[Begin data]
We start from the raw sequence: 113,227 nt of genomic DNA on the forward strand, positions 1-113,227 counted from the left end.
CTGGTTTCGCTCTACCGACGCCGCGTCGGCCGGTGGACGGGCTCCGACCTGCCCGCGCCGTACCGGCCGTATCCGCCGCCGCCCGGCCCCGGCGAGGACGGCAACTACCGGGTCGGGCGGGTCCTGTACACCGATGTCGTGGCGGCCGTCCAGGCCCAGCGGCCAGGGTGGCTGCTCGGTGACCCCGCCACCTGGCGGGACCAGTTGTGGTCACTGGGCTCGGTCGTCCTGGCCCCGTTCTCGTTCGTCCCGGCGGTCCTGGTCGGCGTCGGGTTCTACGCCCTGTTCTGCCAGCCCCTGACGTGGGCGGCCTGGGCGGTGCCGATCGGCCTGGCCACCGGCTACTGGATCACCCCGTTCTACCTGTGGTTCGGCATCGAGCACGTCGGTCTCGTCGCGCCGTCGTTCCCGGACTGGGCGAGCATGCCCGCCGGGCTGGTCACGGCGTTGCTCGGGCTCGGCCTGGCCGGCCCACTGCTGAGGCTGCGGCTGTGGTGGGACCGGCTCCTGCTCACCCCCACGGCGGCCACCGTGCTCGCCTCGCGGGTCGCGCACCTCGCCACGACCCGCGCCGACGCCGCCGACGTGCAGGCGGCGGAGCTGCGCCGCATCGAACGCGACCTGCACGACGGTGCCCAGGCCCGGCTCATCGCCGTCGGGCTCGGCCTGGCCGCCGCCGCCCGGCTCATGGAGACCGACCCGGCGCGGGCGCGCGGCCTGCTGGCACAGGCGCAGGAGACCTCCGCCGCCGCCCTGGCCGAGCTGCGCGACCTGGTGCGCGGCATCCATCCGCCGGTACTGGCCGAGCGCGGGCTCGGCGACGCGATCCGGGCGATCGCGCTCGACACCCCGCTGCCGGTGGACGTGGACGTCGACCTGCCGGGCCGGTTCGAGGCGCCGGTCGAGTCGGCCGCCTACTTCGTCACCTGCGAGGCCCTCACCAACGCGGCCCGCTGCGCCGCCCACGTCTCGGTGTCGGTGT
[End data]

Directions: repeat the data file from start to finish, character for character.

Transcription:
We start from the raw sequence: 113,227 nt of genomic DNA on the forward strand, positions 1-113,227 counted from the left end.
CTGGTTTCGCTCTACCGACGCCGCGTCGGCCGGTGGACGGGCTCCGACCTGCCCGCGCCGTACCGGCCGTATCCGCCGCCGCCCGGCCCCGGCGAGGACGGCAACTACCGGGTCGGGCGGGTCCTGTACACCGATGTCGTGGCGGCCGTCCAGGCCCAGCGGCCAGGGTGGCTGCTCGGTGACCCCGCCACCTGGCGGGACCAGTTGTGGTCACTGGGCTCGGTCGTCCTGGCCCCGTTCTCGTTCGTCCCGGCGGTCCTGGTCGGCGTCGGGTTCTACGCCCTGTTCTGCCAGCCCCTGACGTGGGCGGCCTGGGCGGTGCCGATCGGCCTGGCCACCGGCTACTGGATCACCCCGTTCTACCTGTGGTTCGGCATCGAGCACGTCGGTCTCGTCGCGCCGTCGTTCCCGGACTGGGCGAGCATGCCCGCCGGGCTGGTCACGGCGTTGCTCGGGCTCGGCCTGGCCGGCCCACTGCTGAGGCTGCGGCTGTGGTGGGACCGGCTCCTGCTCACCCCCACGGCGGCCACCGTGCTCGCCTCGCGGGTCGCGCACCTCGCCACGACCCGCGCCGACGCCGCCGACGTGCAGGCGGCGGAGCTGCGCCGCATCGAACGCGACCTGCACGACGGTGCCCAGGCCCGGCTCATCGCCGTCGGGCTCGGCCTGGCCGCCGCCGCCCGGCTCATGGAGACCGACCCGGCGCGGGCGCGCGGCCTGCTGGCACAGGCGCAGGAGACCTCCGCCGCCGCCCTGGCCGAGCTGCGCGACCTGGTGCGCGGCATCCATCCGCCGGTACTGGCCGAGCGCGGGCTCGGCGACGCGATCCGGGCGATCGCGCTCGACACCCCGCTGCCGGTGGACGTGGACGTCGACCTGCCGGGCCGGTTCGAGGCGCCGGTCGAGTCGGCCGCCTACTTCGTCACCTGCGAGGCCCTCACCAACGCGGCCCGCTGCGCCGCCCACGTCTCGGTGTCGGTGT